Custom is not supposed to cause obstruction on the city roads, it is just the abuse; the human element factor. The directive is clear, 40 km away from the borderline and that is why NAGAFF posited that the young Customs officers that were killed in Port Harcourt were avoidable incidence because they were not supposed to mount check points at that particular place. Even within internal operations, the directive of the CGC is that they should drive to a location if they have a reasonable information or intelligence to work on and not stay more than 24 hours but is that what is going on? There’s need for supervision and feedback. On the part of Customs officers that are bitter because FOU stops already cleared containers, my question to them is that if they’re also posted to FOU, what will they do? So let’s stop deceiving each other. Let me again re-emphasize, what is Customs, what is excise? Customs means duty payable at the entry port, the custom duty I.e revenue collected at entry port. The power of Custom to patrol freely to enter a place where there is reasonable information that there is a material or substance against the law of Customs means that there’s a credible intelligence acted upon. That is why the issue of raiding market came to be, the mix feeling is there, why raid market? Raid is synonymous to application of force and Customs make use of ammunition so if you carry gun and apply that force what do you think will happen? The issue of morality comes to play. Yes, Customs have the power to enter the market but morally do they need to do that with guns, you won’t be surprised if some civilians end up dead and questions would be raised, where are they coming from? I used to advise people because I’m in a position of interacting with Customs, you don’t barge into Customs anyhow because there power is too much when it comes to revenue generation. If you invade Customs anyhow you’ll get yourself hurt.  The Custom law is very strict on matters of revenue and economic ideas. So we need to be careful when dealing with Customs. But what we are saying is that any law that seeks to go against humanity is a bad law. Therefore the need to exercise caution when applying that law.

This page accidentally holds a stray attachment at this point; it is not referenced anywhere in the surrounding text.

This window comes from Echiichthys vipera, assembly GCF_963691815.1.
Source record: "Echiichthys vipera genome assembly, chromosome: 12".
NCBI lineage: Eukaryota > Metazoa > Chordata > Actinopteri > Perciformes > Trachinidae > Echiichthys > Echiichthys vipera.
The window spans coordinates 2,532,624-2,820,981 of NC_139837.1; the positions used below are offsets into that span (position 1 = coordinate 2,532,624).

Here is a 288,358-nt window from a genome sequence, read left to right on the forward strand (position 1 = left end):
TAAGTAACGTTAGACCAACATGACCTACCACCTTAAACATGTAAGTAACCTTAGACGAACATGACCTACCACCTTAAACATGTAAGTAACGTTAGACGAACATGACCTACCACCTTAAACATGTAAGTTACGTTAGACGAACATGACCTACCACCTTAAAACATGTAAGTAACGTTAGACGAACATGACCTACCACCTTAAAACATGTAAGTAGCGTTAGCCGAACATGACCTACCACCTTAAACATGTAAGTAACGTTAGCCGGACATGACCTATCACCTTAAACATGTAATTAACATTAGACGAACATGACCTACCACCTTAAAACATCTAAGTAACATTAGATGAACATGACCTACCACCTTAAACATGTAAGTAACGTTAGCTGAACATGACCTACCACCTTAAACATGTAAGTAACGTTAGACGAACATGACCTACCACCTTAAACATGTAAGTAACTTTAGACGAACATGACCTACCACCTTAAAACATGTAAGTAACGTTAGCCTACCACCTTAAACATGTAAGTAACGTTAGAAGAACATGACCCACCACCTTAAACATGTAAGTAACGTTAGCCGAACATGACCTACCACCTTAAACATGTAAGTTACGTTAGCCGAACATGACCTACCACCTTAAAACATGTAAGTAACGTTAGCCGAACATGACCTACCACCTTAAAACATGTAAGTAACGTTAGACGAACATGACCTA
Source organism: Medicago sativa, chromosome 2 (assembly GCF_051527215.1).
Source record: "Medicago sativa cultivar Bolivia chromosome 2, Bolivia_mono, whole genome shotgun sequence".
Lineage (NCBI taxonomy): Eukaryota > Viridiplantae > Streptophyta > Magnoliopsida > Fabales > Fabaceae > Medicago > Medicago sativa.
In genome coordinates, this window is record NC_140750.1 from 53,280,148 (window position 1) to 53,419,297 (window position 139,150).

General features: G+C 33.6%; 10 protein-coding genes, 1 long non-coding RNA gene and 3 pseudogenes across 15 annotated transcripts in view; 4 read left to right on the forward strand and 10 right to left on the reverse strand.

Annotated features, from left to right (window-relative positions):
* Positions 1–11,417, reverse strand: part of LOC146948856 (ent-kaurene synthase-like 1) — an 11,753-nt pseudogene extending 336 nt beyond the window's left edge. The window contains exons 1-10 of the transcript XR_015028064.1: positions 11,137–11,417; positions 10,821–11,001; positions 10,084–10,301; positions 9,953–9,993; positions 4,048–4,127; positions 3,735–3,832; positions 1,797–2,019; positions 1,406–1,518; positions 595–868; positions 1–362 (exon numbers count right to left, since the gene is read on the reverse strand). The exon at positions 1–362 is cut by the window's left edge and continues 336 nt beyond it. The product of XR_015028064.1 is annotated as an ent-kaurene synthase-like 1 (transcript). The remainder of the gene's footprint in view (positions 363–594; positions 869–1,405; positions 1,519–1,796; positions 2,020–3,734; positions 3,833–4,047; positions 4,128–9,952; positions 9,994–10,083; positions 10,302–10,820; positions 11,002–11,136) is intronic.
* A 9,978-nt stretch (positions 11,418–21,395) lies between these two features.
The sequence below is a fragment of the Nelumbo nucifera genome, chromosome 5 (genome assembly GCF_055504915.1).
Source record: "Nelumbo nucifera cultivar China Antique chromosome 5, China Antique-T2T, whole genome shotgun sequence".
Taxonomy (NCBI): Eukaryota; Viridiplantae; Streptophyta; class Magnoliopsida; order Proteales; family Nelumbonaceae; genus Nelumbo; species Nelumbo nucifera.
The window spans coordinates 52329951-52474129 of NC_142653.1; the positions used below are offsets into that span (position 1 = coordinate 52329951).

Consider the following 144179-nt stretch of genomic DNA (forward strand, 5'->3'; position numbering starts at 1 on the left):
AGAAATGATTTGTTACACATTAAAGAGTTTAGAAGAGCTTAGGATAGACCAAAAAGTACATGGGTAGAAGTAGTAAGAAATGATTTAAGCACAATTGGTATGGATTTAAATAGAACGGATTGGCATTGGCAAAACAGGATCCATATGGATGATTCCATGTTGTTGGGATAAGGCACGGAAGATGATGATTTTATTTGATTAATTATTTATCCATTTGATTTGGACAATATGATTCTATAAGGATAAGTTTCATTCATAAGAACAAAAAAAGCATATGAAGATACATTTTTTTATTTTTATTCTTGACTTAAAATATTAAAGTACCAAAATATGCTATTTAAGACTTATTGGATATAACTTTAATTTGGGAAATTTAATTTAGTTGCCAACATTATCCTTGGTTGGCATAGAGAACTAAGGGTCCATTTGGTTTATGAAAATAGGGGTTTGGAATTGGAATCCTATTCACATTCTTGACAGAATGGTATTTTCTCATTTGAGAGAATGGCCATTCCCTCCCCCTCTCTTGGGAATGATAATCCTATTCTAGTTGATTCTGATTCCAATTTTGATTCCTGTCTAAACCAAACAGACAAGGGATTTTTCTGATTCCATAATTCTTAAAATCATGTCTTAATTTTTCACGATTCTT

Customs are known as the police of the border, to facilitate trade and checkmate illegality but what we’ve known Nigerian Custom to be now is revenue generation, in your view to what degree have they been able to facilitate trade aside generating revenue?

Trade facilitation is the simplification of goods but the real term for trade facilitation is compliance. If you’re not compliance to import and export trade then don’t bring the word trade facilitation. Government does not joke with revenue generation but the truth is where we have problem we don’t tackle it. CBN is one of the threats to trade in Nigeria because they come up with policies day by day with no prior notice or timeline. An example is the customs exchange rate. The 41 items we’re talking about today that states all the false declaration in the port technically are banned because all import must go through a Forex, Federal government has removed the 41 items not to enjoy the foreign exchange but then its not prohibited. They’ve forgotten that destination inspection is what we practice in this country, look at section 27, 28 and 29 of the Customs law, goods imported without any due process and what the laws says you’ll do. Is it the CBN’s doing that is superior or inferior to Customs? That’s the reason you see matters of false declaration and consignment meanwhile Customs hands are tied. Customs cannot seize provided an importer makes a declaration. If you bring in a consignment without due process and you make a declaration at the point of entry, Customs will value the goods and place penalties  on it provided they’re not prohibited goods. But technically under CBN those goods are prohibited because they’re on the 41 items. So there’s a conflict with the CBN’s actions and Customs law. There is a confusion and government is losing money so the way out is government should libralise trade, remove those items on the list.